By Cindy Ruble, Cooperative Baptist Fellowship field personnel
Recently, thanks to a generous donor, I had the privilege of facilitating a Self-Care Retreat for 25 trauma social workers, staff,and volunteers. The pandemic brought many things with it, including an increase in cases of domestic violence, sexual assault and child sexual abuse as life moved more into homes and less into public spaces.
For trauma social workers, that resulted in an overload of cases while they were also dealing with the impact of COVID in their own lives. For any of you who are in a helping profession, you know that good self-care is essential to longevity. We spent three days and two nights focused on self-care, learning that self-care isn’t selfish. Self-care is an essential core competency for every trauma social worker, in fact, for every helping professional.
If you intend to work long-term in helping others (this includes ministers, teachers, nurses, as well as social workers,) you have to put on your own oxygen mask first! Every skill you learn in taking care of yourself, you can put to good use to help others take care of themselves. Trauma survivors need good self-care to heal. Social workers who practice good self-care can be invaluable in helping survivors of trauma find self-care practices which can facilitate their way forward, and ultimately, their healing.
What does self-care look like? I can’t tell you what it will look like for you as what is self-care for one can be drudgery for another. It might be time to cook, to paint, to dance, to sing, to meditate, to write, to pray, to walk on a beach, to climb a mountain, to blow bubbles, to have tea with a friend, to stretch, to go up a mountain, to join a book club (or start one), to laugh, to eat nutritious food, to get out in nature, to play a musical instrument, to learn something new, to practice gratitude. Just choose something and keep choosing until you find your way into practices that work for you. You’ll know when you try a practice that fits who you are and what you need because time will pass quickly and you’ll walk away feeling more refreshed.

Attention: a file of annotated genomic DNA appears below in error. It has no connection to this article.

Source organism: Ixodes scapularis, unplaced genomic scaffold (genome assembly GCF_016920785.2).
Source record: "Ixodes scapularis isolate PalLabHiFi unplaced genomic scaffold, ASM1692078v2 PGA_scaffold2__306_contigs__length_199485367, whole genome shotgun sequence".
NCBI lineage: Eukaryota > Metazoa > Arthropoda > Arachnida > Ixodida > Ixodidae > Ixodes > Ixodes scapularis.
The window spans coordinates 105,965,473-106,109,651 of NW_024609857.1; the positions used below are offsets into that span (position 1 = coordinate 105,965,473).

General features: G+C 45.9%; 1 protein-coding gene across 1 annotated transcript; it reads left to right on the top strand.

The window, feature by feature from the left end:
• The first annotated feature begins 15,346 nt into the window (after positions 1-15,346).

At the end of our retreat, every participant practiced gratitude and wrote a note of thanks to our donor who made our time together possible. Each participant left the retreat with a small pack of three gratitude journals and a copy of the book The A-to-Z Self-Care Handbook for Social Workers and Other Helping Professionals by Erlene Grise-Owens, Justin Miller, et al.
Practicing gratitude is a scientifically proven path to increased well-being. It is also a spiritual practice. Interestingly, in scripture, giving thanks is connected to peace, joy, overflow and blessing. Giving thanks is always a good place to start.
Ultimately, it is up to each of us to care for our own well-being. Jesus did when he pulled away from the shore or took the time to go up the mountain. He didn’t wait to do it until after everyone’s needs had been met. If he had, he would never have pulled away from the shore or gone up the mountain. Self-care has to be prioritized and intentional. Jesus modeled the way. Find yours.
Cindy and her husband, Eddy, serve as Cooperative Baptist Fellowship field personnel in Malaysia. Learn more about their ministry at cbf.net/ruble.
The Offering for Global Missions provides for the long-term presence of field personnel like Brooke and Mike. The theme for this year’s Offering is “A Place at the Table for Everyone.” In Luke 14, Jesus teaches us to invite those least expecting and, in society’s view, perhaps least deserving of invitation. CBF field personnel serving in countries around the world invite and are invited to the table as they cultivate beloved community, bear witness to Jesus Christ, and seek transformational development.
Learn more about the Offering for Global Missions and access free digital and print resources at www.cbf.net/ogm.